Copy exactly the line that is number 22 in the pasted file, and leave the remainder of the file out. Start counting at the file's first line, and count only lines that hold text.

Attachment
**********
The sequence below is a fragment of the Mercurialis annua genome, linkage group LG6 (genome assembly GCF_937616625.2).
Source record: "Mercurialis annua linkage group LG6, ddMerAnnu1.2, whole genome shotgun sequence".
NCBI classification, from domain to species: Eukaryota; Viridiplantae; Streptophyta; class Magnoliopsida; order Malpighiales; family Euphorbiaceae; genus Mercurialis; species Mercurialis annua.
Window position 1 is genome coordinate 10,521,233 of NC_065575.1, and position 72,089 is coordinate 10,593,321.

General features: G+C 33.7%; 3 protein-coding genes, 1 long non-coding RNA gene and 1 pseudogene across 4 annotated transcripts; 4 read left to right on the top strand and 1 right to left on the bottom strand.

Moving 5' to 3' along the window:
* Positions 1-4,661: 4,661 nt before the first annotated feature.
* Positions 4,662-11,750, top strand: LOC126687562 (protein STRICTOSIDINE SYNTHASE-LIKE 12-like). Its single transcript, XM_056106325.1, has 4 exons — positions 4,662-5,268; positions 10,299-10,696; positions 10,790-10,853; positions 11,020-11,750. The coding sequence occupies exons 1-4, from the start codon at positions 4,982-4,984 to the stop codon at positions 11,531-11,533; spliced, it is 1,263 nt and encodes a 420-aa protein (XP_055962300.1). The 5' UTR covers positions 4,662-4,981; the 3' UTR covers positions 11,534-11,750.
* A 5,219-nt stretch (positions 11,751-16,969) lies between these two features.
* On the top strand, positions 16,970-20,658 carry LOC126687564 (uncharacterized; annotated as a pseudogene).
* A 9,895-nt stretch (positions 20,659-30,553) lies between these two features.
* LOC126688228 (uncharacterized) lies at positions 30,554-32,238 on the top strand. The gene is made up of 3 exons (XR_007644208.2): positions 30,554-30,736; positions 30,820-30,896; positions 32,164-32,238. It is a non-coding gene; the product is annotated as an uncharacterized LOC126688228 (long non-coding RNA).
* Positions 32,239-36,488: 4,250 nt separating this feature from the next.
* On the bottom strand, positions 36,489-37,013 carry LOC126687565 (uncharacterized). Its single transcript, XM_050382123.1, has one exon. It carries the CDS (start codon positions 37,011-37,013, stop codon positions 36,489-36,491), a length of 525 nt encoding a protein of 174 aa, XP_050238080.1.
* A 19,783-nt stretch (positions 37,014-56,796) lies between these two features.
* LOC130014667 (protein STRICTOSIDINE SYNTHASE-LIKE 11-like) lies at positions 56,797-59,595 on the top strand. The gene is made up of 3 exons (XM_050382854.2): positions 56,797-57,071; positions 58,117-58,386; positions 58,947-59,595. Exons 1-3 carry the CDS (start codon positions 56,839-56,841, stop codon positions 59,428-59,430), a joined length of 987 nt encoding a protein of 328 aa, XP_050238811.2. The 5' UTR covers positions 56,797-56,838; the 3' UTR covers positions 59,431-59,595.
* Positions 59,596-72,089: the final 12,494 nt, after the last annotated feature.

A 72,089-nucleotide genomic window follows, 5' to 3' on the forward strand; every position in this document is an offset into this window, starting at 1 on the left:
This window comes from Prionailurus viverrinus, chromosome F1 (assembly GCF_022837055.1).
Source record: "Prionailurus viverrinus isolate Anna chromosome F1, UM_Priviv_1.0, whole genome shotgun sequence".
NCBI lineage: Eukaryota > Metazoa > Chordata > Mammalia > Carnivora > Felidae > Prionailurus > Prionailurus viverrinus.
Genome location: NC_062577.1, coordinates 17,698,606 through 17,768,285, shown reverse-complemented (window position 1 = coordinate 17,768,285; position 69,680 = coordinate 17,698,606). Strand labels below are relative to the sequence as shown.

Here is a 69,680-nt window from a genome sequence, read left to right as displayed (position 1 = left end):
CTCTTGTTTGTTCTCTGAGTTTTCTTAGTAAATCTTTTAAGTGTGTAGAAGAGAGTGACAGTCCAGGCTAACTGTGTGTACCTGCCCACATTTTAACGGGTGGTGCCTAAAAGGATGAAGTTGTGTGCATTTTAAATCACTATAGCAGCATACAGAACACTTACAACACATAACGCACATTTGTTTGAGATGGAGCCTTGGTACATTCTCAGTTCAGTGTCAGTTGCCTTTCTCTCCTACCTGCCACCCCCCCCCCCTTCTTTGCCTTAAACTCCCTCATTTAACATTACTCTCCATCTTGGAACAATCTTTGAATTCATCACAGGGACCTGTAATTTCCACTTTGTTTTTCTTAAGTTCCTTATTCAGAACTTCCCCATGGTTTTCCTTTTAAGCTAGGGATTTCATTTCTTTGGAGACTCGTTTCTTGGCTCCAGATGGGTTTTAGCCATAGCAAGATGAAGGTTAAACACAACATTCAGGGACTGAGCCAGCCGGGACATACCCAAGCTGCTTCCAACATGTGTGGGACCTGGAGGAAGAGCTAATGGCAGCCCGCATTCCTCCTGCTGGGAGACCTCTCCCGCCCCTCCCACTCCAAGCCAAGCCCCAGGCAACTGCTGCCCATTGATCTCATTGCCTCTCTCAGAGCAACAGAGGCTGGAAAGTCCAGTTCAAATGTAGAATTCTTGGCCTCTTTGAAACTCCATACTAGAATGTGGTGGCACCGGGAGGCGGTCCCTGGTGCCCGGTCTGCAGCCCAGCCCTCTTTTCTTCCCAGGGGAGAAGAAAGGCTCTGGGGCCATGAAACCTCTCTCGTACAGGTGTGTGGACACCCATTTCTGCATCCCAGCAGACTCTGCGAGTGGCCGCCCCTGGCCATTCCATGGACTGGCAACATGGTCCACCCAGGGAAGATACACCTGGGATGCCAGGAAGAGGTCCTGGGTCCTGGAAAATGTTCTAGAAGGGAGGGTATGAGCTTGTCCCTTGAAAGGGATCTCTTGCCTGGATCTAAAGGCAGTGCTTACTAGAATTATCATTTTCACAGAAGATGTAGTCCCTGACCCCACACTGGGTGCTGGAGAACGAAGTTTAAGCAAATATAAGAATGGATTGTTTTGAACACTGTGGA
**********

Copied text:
Genome location: NC_062577.1, coordinates 17,698,606 through 17,768,285, shown reverse-complemented (window position 1 = coordinate 17,768,285; position 69,680 = coordinate 17,698,606). Strand labels below are relative to the sequence as shown.